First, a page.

- Dona Lupe is east of El Cetto, just down the corrugated dirt road. It’s a small winery with big ambitions. The family recently built an enormous shop, extended its patios, and often feature live music. Definitely pick up a bottle of their olive oil.
- Encuentro is also on the north end of the Valle, on the hill above the highway. It’s a sweeping modern building with a tasting room, space for meetings and parties, as well as an underground cellar.
- Decantos Vinicola is a futuristic setting for a winery. The building sweeps up and out, with a wrap-around patio for views. Decantation or gravity is used to eliminate the need for mechanical pumping from receiving the grapes to bottling. Visit the cool tank rooms for a welcome respite from the afternoon heat.
- Chateau Camou is one of the oldest wineries in the area. Built into a shadowed hillside, the winery looks modest. But here you will find internationally renowned vintages. Their 1996 Gran Vino Tinto Merlot put Mexican wines on the map.
You may never have tasted the Valle’s wines, but it’s not for lack of trying. Mexican rules allow huge tax incentives for wine imports, but little encouragement for in-country production. It’s difficult to get the wines into the US as well. Try to sneak some in, and you may be issued a fine for the trouble of watching border officials pour your delicious vintage, mezcal, or tequilla out in front of you. Excruciating!
A few of the wines are available at markets like Whole Foods in San Diego, but the best way to find which variety is to your taste is to visit. If that’s not possible, purchase through a private importer such as Truly Fine Wines in San Diego.
Where to eat in the Valle
Decide on a strategy or you may find yourself full of sliced meats, cheeses and bread from your tasting adventures. That would be a shame, as dining out in the Valle can be spectacular.
- Dona Esthela’s — Winner of the Best Breakfast in the World award. Home-grown feasts, as authentic as they get. A modest setting for astounding breakfast and lunch.
- Deckmans al Mojor — Michelin star chef set up temporarily and never left. The best mix of local ingredients, seafood and meats served al fresco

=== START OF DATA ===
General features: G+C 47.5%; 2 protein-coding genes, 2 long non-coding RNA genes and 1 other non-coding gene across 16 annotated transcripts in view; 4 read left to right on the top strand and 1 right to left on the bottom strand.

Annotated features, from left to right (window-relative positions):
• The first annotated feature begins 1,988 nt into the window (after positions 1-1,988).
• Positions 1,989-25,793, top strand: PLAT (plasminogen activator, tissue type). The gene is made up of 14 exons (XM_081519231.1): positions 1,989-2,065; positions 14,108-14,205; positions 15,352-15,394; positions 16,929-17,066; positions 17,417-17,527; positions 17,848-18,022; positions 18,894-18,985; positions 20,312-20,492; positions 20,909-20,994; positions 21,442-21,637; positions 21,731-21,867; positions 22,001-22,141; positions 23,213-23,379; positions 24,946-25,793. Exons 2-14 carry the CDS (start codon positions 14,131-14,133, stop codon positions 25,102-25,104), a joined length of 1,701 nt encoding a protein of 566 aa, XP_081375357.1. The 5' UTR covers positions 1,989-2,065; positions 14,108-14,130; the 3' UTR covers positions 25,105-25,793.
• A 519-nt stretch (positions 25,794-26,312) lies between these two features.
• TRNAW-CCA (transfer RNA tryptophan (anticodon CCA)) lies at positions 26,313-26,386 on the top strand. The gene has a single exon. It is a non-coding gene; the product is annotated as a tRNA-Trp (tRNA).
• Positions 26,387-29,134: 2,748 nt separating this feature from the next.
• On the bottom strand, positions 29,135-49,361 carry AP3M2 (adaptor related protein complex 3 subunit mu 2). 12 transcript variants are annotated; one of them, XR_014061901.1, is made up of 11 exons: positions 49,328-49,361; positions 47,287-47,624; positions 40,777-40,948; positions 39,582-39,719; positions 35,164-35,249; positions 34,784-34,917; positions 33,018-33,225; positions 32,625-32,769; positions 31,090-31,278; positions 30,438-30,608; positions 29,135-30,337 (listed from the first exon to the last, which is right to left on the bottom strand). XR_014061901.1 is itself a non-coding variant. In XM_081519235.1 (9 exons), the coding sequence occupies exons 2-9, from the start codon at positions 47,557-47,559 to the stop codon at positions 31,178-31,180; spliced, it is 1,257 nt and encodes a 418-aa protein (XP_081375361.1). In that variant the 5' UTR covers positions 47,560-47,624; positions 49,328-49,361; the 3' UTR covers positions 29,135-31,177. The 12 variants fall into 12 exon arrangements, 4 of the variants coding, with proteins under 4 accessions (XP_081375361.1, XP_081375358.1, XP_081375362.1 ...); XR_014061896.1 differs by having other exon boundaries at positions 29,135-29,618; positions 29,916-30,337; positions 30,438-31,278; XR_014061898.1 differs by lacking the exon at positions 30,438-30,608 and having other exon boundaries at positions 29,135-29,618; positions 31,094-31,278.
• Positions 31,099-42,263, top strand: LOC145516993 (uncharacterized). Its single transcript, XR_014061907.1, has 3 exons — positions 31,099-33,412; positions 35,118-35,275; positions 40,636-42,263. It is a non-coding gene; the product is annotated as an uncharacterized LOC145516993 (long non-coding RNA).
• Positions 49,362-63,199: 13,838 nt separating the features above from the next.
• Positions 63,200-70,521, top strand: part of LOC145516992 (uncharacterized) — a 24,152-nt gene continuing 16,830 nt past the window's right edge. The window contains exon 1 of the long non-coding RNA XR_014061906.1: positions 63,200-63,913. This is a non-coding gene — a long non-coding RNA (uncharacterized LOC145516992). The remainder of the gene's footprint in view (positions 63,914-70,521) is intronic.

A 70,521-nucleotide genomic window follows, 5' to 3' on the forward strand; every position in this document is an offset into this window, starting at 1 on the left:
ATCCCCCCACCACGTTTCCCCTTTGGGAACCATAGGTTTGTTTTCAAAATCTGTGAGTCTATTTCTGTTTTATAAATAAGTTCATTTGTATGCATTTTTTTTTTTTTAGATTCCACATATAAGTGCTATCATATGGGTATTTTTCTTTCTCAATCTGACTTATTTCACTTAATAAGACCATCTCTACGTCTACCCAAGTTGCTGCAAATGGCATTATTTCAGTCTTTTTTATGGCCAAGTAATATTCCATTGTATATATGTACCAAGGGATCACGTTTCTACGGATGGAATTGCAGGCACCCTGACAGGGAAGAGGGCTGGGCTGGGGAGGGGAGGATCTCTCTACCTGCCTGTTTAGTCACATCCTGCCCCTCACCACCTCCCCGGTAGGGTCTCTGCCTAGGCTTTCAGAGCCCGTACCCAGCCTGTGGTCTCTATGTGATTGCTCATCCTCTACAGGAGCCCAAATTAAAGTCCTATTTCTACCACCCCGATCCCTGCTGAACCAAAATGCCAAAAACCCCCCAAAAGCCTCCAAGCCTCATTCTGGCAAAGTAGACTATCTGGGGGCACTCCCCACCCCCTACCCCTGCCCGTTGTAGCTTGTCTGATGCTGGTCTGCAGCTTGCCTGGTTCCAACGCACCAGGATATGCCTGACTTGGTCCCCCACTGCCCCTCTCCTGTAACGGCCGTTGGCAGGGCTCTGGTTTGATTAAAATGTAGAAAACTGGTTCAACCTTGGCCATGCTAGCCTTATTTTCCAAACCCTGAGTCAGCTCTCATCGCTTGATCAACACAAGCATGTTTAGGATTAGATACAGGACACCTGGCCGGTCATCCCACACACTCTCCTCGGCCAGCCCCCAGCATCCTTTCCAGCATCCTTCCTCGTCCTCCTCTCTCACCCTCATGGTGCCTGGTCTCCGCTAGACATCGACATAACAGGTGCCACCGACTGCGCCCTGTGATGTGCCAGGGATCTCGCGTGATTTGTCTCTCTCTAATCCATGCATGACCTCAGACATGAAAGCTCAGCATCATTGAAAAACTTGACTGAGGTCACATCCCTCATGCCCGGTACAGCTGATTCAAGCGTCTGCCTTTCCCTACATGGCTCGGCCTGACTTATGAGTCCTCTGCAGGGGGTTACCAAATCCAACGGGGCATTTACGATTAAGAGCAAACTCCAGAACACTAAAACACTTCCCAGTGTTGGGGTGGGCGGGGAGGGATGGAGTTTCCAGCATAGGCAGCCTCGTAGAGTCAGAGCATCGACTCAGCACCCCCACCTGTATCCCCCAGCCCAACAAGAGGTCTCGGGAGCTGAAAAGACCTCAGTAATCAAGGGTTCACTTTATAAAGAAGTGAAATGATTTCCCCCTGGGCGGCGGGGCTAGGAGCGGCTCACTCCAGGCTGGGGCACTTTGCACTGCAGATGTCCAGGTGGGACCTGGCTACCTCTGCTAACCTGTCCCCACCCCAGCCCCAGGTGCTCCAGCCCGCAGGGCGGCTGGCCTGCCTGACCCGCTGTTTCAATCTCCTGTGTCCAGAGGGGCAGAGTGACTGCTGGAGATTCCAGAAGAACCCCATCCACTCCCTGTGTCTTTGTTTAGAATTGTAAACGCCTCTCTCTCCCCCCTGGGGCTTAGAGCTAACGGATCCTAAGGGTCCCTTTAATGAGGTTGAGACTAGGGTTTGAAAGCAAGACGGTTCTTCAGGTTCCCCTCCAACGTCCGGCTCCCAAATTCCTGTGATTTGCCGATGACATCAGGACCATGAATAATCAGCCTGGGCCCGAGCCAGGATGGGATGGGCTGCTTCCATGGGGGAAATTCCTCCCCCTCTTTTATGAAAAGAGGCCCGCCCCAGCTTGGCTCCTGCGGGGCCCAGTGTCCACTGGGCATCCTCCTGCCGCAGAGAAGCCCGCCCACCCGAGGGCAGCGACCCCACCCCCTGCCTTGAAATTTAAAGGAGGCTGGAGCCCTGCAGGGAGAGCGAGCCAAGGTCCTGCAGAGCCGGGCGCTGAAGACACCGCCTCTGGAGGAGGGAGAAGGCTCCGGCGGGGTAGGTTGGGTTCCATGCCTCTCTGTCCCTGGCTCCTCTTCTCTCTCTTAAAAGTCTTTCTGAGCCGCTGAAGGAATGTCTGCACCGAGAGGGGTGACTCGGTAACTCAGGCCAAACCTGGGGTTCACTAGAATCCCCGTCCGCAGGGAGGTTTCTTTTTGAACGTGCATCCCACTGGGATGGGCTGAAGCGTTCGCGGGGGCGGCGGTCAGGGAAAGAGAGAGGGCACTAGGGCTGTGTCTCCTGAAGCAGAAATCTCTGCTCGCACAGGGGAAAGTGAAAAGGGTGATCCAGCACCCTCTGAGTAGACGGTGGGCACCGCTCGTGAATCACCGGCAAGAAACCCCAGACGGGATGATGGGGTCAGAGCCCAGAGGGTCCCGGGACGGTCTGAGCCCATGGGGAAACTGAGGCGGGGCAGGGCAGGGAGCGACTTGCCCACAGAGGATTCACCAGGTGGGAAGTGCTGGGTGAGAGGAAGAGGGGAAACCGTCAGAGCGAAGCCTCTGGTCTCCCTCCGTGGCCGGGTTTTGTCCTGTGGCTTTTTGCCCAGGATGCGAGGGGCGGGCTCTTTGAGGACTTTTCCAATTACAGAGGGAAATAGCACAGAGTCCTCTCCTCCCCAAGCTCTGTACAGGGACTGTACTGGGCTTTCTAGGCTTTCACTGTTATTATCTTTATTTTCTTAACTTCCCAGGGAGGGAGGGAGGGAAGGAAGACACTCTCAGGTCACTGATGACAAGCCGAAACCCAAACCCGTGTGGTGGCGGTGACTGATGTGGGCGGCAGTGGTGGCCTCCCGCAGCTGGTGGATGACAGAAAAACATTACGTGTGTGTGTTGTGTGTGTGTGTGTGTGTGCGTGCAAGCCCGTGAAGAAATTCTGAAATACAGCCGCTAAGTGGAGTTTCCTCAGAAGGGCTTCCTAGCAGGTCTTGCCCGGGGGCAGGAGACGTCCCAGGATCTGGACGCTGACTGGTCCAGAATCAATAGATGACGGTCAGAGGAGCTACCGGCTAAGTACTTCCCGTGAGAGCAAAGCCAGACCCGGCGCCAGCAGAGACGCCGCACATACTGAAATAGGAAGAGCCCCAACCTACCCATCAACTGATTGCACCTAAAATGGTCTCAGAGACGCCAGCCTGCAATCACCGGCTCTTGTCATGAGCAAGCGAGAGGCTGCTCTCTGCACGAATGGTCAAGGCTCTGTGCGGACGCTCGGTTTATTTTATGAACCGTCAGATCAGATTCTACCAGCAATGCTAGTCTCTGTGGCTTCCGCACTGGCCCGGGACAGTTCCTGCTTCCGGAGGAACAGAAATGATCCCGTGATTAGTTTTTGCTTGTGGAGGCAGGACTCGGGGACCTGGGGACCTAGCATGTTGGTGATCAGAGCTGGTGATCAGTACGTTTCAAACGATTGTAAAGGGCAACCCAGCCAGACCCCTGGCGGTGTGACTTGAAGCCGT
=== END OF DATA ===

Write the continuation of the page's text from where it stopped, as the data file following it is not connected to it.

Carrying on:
- Animalon — Chef and cookbook author Javier Plascentia set his intimate restaurant beneath an Oak tree. Eating here is a feast for all the senses.
- Laja — Called the “French Laundry of the Valle.”
Where to stay in the Valle
Whether it’s a glamping adventure, an Airbnb cabin or a luxurious resort, hospitality in the Valle is friendly and comfortable.
- Adobe Guadalupe is a private villa where horse-breeding and vineyards complement the hospitality. The building is a Spanish-colonial wonder built around a central fountain with a wine cellar below. There’s also a food-truck and wine shop for those not staying at the Adobe.
- Maglen Resorts offer three boutique properties in the central Valle. Each is spacious and constructed of local stone, brick, and wood. Two restaurants are on the property.
- Cuatros Cuatros is a bright development on the lip of a hillside above the sea. There are glamping tents, a set of boats turned into a landlubber’s restaurant, and a popular bar set for sunset views.
- Campera — Sleep in a bubble! There are ten bubble-tents with full services and each offers spacious night views. Set in the Valle’s central plain.
- Airbnb: Budget conscious and independent travelers will find high and low-cost choices across the region.
A trip to the Valle de Guadalupe is a culinary and wine-tasting adventure to cherish. With articles by The New York Times, Sunset magazine and others, cruise passengers being shuttled in from Ensenada, and multiple tours crossing down from the border, this place is poised for a sudden influx of tourism.
But you can avoid the crowds. Just remember that in less two-hours south of San Diego, you can be relaxing with a wine glass, a gorgeous view, and plenty of places to wander.